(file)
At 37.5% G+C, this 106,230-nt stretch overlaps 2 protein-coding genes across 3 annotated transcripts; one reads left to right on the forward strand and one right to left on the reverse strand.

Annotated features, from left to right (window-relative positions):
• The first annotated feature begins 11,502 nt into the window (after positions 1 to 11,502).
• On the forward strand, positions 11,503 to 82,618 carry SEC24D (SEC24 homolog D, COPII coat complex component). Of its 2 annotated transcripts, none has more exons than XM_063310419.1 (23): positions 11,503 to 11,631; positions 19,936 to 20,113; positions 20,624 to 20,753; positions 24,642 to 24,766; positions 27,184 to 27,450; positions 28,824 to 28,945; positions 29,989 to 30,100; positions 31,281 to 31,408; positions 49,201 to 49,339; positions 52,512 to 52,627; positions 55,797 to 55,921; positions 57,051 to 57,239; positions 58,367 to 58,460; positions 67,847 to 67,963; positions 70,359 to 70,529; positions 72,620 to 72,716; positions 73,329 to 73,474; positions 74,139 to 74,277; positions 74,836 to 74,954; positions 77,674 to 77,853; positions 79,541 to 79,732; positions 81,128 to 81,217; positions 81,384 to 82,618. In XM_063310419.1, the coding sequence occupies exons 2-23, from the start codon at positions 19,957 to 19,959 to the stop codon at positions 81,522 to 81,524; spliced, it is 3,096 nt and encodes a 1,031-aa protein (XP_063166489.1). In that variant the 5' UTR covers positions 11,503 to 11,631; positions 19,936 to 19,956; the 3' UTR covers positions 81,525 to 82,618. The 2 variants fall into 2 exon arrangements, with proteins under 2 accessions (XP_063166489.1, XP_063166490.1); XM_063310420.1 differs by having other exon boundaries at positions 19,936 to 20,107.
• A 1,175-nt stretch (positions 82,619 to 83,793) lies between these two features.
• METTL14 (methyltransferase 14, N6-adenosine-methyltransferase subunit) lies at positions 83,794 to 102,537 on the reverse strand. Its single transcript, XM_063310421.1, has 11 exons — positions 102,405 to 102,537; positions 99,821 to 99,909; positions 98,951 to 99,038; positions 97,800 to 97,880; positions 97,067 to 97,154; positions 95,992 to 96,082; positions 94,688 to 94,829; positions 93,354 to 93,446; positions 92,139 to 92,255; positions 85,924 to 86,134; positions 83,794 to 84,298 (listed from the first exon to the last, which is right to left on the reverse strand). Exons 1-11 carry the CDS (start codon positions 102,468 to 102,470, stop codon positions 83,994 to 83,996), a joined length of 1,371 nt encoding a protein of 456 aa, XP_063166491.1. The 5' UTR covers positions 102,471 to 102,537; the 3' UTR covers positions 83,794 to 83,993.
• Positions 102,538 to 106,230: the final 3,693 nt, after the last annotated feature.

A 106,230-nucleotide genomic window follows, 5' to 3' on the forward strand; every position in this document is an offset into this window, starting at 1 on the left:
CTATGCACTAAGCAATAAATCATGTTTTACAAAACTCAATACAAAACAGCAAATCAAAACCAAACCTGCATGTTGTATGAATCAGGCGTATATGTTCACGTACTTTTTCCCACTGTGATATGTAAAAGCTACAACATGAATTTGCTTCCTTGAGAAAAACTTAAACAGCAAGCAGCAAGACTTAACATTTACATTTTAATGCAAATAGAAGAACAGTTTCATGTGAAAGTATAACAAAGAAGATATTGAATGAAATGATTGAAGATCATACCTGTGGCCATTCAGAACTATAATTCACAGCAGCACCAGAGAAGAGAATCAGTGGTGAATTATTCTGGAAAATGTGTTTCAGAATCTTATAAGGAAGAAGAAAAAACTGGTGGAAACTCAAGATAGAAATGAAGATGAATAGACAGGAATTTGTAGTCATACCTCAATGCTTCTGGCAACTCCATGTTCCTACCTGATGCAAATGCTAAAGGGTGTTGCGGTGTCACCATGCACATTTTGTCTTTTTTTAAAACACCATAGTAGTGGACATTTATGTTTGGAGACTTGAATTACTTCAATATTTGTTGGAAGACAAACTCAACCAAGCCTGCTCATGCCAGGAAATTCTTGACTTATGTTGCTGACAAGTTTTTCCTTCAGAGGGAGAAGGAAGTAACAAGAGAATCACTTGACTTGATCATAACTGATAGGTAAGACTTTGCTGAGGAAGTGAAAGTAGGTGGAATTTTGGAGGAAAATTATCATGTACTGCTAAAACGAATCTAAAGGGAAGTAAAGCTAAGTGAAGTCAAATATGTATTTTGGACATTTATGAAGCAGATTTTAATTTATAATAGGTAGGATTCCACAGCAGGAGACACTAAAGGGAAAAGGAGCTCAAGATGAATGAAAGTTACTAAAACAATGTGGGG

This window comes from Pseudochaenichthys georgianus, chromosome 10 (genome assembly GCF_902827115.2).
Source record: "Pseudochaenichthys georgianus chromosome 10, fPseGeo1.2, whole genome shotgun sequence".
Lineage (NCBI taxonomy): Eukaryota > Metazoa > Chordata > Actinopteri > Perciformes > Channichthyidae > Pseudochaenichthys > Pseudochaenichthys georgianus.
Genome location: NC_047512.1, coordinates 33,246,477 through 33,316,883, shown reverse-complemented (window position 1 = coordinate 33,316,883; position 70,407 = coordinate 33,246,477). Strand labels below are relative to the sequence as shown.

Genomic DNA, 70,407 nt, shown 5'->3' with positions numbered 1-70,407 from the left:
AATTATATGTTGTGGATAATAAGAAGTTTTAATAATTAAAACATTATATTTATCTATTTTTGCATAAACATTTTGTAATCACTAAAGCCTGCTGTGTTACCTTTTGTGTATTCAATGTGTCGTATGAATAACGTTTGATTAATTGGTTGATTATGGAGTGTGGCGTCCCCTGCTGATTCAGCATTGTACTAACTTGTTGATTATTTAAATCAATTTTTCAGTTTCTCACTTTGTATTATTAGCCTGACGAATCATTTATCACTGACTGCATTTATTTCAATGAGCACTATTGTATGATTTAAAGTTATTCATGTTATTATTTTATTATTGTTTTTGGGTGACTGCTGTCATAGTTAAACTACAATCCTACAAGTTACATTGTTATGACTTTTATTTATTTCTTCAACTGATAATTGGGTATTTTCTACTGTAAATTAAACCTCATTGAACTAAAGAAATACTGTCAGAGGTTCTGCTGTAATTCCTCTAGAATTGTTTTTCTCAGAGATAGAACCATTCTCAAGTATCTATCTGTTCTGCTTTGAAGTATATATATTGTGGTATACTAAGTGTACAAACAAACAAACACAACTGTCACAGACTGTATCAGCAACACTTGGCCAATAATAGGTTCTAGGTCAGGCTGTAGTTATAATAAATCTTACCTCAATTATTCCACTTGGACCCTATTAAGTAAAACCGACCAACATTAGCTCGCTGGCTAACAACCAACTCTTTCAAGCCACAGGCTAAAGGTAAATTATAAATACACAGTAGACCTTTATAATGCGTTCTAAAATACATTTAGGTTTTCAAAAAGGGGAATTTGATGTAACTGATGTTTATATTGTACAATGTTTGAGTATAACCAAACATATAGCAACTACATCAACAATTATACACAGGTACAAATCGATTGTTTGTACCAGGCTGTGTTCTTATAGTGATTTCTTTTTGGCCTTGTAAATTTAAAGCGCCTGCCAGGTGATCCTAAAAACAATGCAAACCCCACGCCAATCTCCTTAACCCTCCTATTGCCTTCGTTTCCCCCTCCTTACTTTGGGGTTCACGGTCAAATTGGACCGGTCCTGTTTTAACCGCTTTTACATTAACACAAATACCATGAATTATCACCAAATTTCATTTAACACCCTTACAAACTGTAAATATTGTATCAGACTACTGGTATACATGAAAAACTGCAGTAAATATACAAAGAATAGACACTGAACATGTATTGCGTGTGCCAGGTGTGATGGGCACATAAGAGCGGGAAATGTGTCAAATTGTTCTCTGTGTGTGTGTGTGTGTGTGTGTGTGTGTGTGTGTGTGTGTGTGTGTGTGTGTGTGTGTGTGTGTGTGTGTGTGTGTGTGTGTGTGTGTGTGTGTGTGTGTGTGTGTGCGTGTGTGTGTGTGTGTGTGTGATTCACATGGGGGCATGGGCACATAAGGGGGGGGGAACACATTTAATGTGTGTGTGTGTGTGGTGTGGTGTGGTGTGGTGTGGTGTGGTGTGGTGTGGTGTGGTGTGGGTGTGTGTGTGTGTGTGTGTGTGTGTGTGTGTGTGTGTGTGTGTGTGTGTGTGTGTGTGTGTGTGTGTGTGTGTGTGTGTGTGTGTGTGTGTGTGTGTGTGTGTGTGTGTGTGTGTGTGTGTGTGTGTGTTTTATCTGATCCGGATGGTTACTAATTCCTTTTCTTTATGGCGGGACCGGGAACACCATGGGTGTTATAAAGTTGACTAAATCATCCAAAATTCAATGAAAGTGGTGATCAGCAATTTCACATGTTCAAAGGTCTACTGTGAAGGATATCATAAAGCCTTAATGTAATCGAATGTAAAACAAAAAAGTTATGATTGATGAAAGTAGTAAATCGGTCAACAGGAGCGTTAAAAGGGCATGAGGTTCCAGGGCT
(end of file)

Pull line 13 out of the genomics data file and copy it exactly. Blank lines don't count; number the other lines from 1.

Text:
Genome location: NC_047512.1, coordinates 33,246,477 through 33,316,883, shown reverse-complemented (window position 1 = coordinate 33,316,883; position 70,407 = coordinate 33,246,477). Strand labels below are relative to the sequence as shown.